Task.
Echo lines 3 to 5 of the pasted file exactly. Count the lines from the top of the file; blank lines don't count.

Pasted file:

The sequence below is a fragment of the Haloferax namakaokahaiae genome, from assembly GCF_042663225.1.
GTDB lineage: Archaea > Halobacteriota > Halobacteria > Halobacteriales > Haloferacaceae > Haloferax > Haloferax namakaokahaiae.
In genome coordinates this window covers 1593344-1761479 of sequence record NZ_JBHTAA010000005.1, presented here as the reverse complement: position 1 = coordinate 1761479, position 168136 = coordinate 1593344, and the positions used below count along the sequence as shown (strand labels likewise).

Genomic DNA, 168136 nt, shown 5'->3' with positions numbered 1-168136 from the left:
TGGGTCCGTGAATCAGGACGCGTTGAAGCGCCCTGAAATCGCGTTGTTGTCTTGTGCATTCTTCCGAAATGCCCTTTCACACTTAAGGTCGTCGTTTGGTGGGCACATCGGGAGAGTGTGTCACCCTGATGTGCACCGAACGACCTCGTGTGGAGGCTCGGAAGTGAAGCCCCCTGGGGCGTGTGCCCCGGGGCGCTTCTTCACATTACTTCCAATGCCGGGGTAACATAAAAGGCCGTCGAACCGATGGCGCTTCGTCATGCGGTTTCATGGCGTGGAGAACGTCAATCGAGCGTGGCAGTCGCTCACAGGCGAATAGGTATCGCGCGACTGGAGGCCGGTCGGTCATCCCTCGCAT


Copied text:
In genome coordinates this window covers 1593344-1761479 of sequence record NZ_JBHTAA010000005.1, presented here as the reverse complement: position 1 = coordinate 1761479, position 168136 = coordinate 1593344, and the positions used below count along the sequence as shown (strand labels likewise).

Genomic DNA, 168136 nt, shown 5'->3' with positions numbered 1-168136 from the left:
TGGGTCCGTGAATCAGGACGCGTTGAAGCGCCCTGAAATCGCGTTGTTGTCTTGTGCATTCTTCCGAAATGCCCTTTCACACTTAAGGTCGTCGTTTGGTGGGCACATCGGGAGAGTGTGTCACCCTGATGTGCACCGAACGACCTCGTGTGGAGGCTCGGAAGTGAAGCCCCCTGGGGCGTGTGCCCCGGGGCGCTTCTTCACATTACTTCCAATGCCGGGGTAACATAAAAGGCCGTCGAACCGATGGCGCTTCGTCATGCGGTTTCATGGCGTGGAGAACGTCAATCGAGCGTGGCAGTCGCTCACAGGCGAATAGGTATCGCGCGACTGGAGGCCGGTCGGTCATCCCTCGCAT